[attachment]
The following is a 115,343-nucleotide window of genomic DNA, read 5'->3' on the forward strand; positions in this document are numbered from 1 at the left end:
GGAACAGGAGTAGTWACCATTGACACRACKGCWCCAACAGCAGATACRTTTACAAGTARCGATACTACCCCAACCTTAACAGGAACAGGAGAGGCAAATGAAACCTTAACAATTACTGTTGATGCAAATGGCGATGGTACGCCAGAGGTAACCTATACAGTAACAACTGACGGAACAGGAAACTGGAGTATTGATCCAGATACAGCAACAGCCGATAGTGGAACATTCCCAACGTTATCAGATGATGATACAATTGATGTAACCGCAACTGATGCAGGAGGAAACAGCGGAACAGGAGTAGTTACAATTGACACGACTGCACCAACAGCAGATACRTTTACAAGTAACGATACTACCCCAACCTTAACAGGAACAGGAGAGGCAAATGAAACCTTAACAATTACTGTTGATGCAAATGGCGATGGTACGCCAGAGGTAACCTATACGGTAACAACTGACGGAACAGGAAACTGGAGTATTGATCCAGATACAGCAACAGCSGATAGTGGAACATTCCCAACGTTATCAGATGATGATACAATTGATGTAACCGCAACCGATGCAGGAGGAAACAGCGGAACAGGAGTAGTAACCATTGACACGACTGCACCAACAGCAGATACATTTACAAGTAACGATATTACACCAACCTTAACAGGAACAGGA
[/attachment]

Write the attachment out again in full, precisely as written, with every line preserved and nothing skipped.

The following is a 115,343-nucleotide window of genomic DNA, read 5'->3' on the forward strand; positions in this document are numbered from 1 at the left end:
GGAACAGGAGTAGTWACCATTGACACRACKGCWCCAACAGCAGATACRTTTACAAGTARCGATACTACCCCAACCTTAACAGGAACAGGAGAGGCAAATGAAACCTTAACAATTACTGTTGATGCAAATGGCGATGGTACGCCAGAGGTAACCTATACAGTAACAACTGACGGAACAGGAAACTGGAGTATTGATCCAGATACAGCAACAGCCGATAGTGGAACATTCCCAACGTTATCAGATGATGATACAATTGATGTAACCGCAACTGATGCAGGAGGAAACAGCGGAACAGGAGTAGTTACAATTGACACGACTGCACCAACAGCAGATACRTTTACAAGTAACGATACTACCCCAACCTTAACAGGAACAGGAGAGGCAAATGAAACCTTAACAATTACTGTTGATGCAAATGGCGATGGTACGCCAGAGGTAACCTATACGGTAACAACTGACGGAACAGGAAACTGGAGTATTGATCCAGATACAGCAACAGCSGATAGTGGAACATTCCCAACGTTATCAGATGATGATACAATTGATGTAACCGCAACCGATGCAGGAGGAAACAGCGGAACAGGAGTAGTAACCATTGACACGACTGCACCAACAGCAGATACATTTACAAGTAACGATATTACACCAACCTTAACAGGAACAGGA